“When vetting charities, this one stood out,” says Ever Ellis Brand Manager Aimee Dodd. The community relations director at Canines for Veterans has a personal bond with every person who receives a dog and was able to convey the struggles recipients face, along with how the animal changed his or her life. The North Carolina-based organization not only revitalizes wounded and injured veterans; they also rescue shelter dogs.
Dodd explains that everyone in her office has an “insane love of animals. Something spoke to us, and we all felt we could stand behind this cause.” Even more, the stories give retail customers a personal connection to the journey of those who will benefit from the organization.
“We had a vision to create a company by retailers for retailers,” said Dodd, who operates Ever Ellis, a new line from Transpac. Dodd previously owned a gift shop and understands the importance of building connections with customers. The stories and the charity give retailers a way to do that by offering a gift item that has even greater meaning. Each year a new charity will be selected based on nominations from retailers who gather suggestions from their customers, further enhancing their bonds. “It adds extra significance,” she says, “to the spirit of gifting.”
Lifting spirits through philanthropic business philosophy
DEMDACO has an intriguing business philosophy to “lift the spirit.”
“Our hope is to pursue business the way it ought to be,” says the company’s Cultural Conversation Leader Jonathan Jones. DEMDACO is committed to the notion that business does not have to be solely a financial endeavor. It is first, and foremost, a human endeavor. “Our hope is to see this reflected in our actions with consumers and customers, with colleagues, and within our communities.” So while some companies donate a portion of sales to specific causes, DEMDACO desires to seek out goodness in everything it does. It’s evidenced in the company’s unique assortment of inspirational and giftable products, as well as its unique approach to just about everything.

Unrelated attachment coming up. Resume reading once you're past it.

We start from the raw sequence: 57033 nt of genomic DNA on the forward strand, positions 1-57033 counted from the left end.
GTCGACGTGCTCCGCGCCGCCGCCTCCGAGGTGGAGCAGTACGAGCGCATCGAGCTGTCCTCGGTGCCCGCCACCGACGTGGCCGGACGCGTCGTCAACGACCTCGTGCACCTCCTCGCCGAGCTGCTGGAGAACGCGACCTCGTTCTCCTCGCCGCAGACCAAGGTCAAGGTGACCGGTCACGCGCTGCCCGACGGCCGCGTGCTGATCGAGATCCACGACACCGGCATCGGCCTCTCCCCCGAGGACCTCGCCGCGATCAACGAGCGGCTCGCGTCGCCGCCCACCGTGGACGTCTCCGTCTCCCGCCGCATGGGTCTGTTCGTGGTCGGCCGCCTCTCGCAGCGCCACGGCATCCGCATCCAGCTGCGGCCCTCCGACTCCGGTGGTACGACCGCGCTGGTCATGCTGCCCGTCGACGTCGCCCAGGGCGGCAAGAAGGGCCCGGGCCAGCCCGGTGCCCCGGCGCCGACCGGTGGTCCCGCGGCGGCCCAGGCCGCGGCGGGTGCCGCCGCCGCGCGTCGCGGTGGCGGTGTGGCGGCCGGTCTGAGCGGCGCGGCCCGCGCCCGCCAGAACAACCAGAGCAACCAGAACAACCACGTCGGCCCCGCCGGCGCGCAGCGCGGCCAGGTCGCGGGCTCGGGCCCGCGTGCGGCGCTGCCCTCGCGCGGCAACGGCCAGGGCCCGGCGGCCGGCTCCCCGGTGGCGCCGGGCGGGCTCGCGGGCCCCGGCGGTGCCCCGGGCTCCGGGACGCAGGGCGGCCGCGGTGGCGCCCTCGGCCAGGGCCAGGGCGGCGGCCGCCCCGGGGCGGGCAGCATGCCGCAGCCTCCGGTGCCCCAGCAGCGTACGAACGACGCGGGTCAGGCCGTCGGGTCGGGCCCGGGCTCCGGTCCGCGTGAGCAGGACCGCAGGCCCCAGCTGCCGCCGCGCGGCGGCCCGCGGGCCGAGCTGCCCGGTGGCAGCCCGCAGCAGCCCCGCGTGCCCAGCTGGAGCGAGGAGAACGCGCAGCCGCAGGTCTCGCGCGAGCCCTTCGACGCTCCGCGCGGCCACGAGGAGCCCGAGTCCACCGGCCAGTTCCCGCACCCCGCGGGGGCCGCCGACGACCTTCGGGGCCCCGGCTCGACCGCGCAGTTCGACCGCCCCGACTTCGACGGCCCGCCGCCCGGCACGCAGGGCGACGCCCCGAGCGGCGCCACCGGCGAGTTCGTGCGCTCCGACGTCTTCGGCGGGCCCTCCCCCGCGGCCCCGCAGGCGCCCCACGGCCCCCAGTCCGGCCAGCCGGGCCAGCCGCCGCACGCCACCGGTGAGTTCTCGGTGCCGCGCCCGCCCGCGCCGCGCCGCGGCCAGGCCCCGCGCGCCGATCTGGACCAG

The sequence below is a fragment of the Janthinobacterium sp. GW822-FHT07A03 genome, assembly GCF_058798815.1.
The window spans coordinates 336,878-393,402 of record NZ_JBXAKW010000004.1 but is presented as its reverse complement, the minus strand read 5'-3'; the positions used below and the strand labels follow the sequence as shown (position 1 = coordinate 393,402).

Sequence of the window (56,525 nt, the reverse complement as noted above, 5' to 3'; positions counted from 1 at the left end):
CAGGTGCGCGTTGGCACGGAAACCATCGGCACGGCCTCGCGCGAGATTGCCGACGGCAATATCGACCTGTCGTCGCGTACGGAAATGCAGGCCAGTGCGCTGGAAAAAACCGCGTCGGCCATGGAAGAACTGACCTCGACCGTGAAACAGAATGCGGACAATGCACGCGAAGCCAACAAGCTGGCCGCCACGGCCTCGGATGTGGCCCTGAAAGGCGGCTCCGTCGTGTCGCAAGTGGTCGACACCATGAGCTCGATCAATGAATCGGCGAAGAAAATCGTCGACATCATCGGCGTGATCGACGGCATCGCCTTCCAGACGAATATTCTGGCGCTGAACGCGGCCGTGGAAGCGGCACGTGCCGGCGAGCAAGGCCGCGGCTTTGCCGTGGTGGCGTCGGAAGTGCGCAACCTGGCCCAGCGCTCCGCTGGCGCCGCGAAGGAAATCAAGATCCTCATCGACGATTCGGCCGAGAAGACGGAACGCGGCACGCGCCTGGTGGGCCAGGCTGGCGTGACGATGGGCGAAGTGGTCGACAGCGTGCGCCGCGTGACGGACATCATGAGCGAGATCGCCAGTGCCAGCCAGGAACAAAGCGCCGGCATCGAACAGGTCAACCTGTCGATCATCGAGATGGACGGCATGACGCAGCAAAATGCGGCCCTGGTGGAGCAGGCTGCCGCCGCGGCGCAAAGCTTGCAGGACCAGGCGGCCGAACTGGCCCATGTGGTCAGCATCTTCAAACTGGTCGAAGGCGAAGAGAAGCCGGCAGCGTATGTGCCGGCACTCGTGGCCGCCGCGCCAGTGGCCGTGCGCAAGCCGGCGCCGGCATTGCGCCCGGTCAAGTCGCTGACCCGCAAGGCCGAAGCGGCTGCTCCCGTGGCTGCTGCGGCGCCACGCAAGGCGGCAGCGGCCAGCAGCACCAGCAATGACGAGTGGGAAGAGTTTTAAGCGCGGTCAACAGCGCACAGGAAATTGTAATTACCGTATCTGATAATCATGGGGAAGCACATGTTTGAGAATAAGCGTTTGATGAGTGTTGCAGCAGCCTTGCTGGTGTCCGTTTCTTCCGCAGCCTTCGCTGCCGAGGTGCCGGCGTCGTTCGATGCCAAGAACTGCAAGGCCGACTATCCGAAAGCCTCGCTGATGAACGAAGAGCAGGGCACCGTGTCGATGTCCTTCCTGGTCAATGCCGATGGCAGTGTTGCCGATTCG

Take its showroom at AmericasMart, for example. In a space that could be devoted to sales, DEMDACO reserves a large room to promote the work of non-profit Blood:Water. It is an immersive visual experience that tells the story of the need for clean water in several African countries where the charity operates. By the July 2018 Market, DEMDACO will change the room to feature other non-profit organizations, as well as its view of business as a human endeavor. The space also will offer guests a quiet respite from the chaos of a busy market— a way to “lift the spirit” of attendees.
While DEMDACO has contributed financially to this cause and others, it doesn’t release figures because the company wants to keep the focus on the donation partner. Dan Haseltine, one of Blood:Water’s founders and lead singer for Christian rock band Jars of Clay, explains how DEMDACO’s approach creates the opportunity for significant cultural change. “To me, the presence of Blood:Water in AmericasMart is akin to an art installation. It is both a complimentary piece showing the beauty of gift giving and also a juxtaposition of true scarcity in the middle of true abundance.”
DEMDACO first became involved with the organization in 2005, intrigued by Blood:Water’s own unique approach, which Haseltine says, “flipped the traditional Western hero narrative upside down and gave Africans the gift of doing development on their terms.
“It would be easy to look at donor relationships as predominantly transactional experiences; contributors provide financial resources and in return the organization makes those donors feel good by saving lives and inviting them into an adventurous and exotic story,” Haseltine explains. “But that is not the full picture.”
“Over the years DEMDACO has given generously to the work we do to help solve the water crisis in Africa. That is tangible help. It means that children once forced to walk seven miles to collect dirty water from rivers, lakes and run-off pools for drinking, cooking and cleaning, are now able to go to school instead. It means that thousands of local villagers have been trained and empowered to maintain and fix wells and catchment tanks when they break. Yet the story of Alfred that has been part of the Blood:Water room in AmericasMart is a glimpse into the human story that is impacted when we choose to approach the people we serve with the respect and dignity they deserve.”